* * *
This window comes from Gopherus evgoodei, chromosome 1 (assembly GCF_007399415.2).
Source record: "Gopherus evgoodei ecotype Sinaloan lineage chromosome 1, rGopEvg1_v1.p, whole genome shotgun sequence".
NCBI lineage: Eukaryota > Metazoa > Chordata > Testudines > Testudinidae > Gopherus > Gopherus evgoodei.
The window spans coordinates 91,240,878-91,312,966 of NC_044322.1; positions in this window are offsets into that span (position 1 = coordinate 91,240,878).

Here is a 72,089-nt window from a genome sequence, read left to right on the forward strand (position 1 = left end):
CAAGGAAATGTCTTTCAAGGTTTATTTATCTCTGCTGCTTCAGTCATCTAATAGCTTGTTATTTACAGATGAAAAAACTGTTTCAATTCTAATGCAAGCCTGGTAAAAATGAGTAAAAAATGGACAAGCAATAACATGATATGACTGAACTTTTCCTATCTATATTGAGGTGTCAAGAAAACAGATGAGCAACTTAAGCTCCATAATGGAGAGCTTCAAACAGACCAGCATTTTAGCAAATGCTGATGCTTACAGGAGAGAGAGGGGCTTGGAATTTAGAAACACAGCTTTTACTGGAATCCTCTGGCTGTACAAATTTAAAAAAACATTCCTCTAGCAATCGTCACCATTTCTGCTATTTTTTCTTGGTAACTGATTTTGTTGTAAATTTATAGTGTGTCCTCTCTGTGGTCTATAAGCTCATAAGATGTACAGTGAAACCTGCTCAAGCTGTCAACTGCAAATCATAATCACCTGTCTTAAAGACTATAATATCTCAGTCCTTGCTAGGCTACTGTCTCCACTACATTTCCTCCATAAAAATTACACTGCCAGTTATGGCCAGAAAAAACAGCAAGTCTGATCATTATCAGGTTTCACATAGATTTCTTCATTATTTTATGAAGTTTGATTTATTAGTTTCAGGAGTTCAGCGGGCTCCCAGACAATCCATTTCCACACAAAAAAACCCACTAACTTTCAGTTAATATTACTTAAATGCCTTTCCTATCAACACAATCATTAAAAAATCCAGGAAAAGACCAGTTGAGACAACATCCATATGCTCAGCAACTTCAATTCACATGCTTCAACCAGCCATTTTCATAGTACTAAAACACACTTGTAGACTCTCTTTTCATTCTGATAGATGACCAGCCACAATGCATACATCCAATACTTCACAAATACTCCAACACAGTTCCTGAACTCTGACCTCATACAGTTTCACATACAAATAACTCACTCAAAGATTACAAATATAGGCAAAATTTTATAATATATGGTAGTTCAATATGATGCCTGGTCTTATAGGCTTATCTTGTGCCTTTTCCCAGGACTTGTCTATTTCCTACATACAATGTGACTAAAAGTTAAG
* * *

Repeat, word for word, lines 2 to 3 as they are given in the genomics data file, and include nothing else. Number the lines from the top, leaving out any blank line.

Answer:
Source record: "Gopherus evgoodei ecotype Sinaloan lineage chromosome 1, rGopEvg1_v1.p, whole genome shotgun sequence".
NCBI lineage: Eukaryota > Metazoa > Chordata > Testudines > Testudinidae > Gopherus > Gopherus evgoodei.